24 July 2014

Temple Hopping Around Angkor

I was lucky enough to have the opportunity to return to Cambodia, this time to Siem Reap, thanks to friends who got married there and were kind enough to invite us to join them in their celebrations.  Whilst we were there primarily for the wedding and festivities we could not go to Siem Reap and not take the opportunity to visit Angkor Wat and a few of the other temples too.

We therefore managed to set aside one day in our short trip to do this.  Whilst we could definitely go back and spend more time there, for a limited time period I think we did pretty well with what we did manage to see.  If you are planning visiting Angkor and the temples you can get various ticket options including one day (which is what we went for) and three day passes.  A helpful tip we were told is that if you buy your three day pass after 5pm it can be used for sunset viewing that day as well.  Everyone being issued with a ticket has to have their photo taken which is then included on the ticket.  So don't assume one of your party can go and buy for everybody.  Everybody planning to view the temples will need to be present at the time of purchasing so their photo can be taken.

After getting tickets our day began at the fortified city of Angkor Thom.  This is one of the largest of all the Khmer cities covering some ten square km in size.  It was founded by Jayavarman VII and it's believed it remained the capital until the 17th century.  At its height, the city is said to have boasted a population of perhaps one million!  This was at a time when the population of London was a mere 50,000.  At its height the city had houses, public buildings and palaces all constructed of wood.  This was because dwelling in bricks or stone was reserved for the Gods.  Naturally these buildings all decayed a long time ago leaving behind just a skeleton of a city largely made up of religious structures.

The Bayon

We entered into Angkor Thom through one of the huge gates that still surround it.  We approached the gate by crossing a road over a huge moat (far far bigger than any moat round castles in the UK) which is lined with statues on both sides.  The gate is crowned by four huge faces carved into the stone on each side of the tower.  The faces are said to closely resemble the known statues of Jayavarman VII.  Just seeing this first little bit blew me away, I knew then that it was going to be a very special day!

The Bayon

From this exciting beginning we went on to see our first proper temple of the day, The Bayon.  We actually got a sighting of Angkor Wat on our way to Angkor Thom but this was the first one up close so to speak.  The Bayon continues with the theme of Jayavarman VII's presence being everywhere as the towers here are also decorated with many likenesses of him.  The faces are visible from every angle and exude power but also seemed to me to have an expression of kindness about them as well.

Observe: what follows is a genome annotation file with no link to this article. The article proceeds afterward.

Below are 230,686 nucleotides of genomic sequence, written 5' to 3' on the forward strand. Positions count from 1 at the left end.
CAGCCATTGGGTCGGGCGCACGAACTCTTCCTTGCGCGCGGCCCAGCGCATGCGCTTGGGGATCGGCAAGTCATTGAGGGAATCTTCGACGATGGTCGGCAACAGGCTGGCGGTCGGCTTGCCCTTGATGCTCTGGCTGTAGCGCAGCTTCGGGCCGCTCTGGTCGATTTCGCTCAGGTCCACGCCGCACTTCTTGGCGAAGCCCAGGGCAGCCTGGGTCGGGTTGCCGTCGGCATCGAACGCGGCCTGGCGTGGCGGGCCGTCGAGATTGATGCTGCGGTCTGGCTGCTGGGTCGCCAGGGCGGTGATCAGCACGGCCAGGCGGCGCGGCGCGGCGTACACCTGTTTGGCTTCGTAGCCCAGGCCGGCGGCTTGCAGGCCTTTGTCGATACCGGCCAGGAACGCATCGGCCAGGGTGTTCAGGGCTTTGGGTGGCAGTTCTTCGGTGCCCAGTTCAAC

The Baphuon

After exploring the Bayon we then meandered across the open expanse of grass to the nearby Baphuon.  The Baphuon is a pyramidal representation of the mythical Mt Meru which is the home of the devas in Hindu mythology.  It was the state temple of the Yasodharapura (the name of the city) of King Udayadityavarman II and marked the centre of the city that existed before the construction of Angkor Thom.  As we stood on the viewing platform and looked at the outer buildings (in my photos below) I was really struck by how magnificent this and the other temples must have looked when they were a part of the active bustling cities of Angkor and of just how vast and grand these cities were.

View from The Baphuon

View towards The Baphuon

Before heading off to our next stop we walked alongside the Terrace of the Elephants towards the Terrace of the Leper King.  The Terrace of the Elephants is 300 metres long (running from The Bayon to the Terrace of the Leper King) and decorated with parading elephants.  This was used as a giant viewing stand for public ceremonies and also served as a base for the king's grand audience hall.  The Terrace of the Leper King is a massive terrace with a statue of  a possibly leprous king on top from which it takes its name.

Ta Prohm

After leaving here we made our way to Ta Prohm which I think was my favourite temple but also the busiest of all we visited.  That said though it is quite small in comparison and its ruined state meant everybody was more compacted within a confined space.  What I liked about Ta Prohm though was exactly this ruinous state, the jungle and nature have reclaimed back parts of the temple and the tree roots etc. that have spread into the walls have simply been left.  Its natural look for me conjured up images of explorers and ancient mysteries still to be solved. 

Ta Prohm was built from 1186 by Jayavarman VII and was one of his major temples.  Ta Prohm's original name was Rajavihara or 'the royal monastery'.  This temple was deliberately chosen to be left in its 'natural state' as an example of how most of Angkor looked on its discovery in the 19th century.   

Ta Prohm

Ta Prohm

Ta Prohm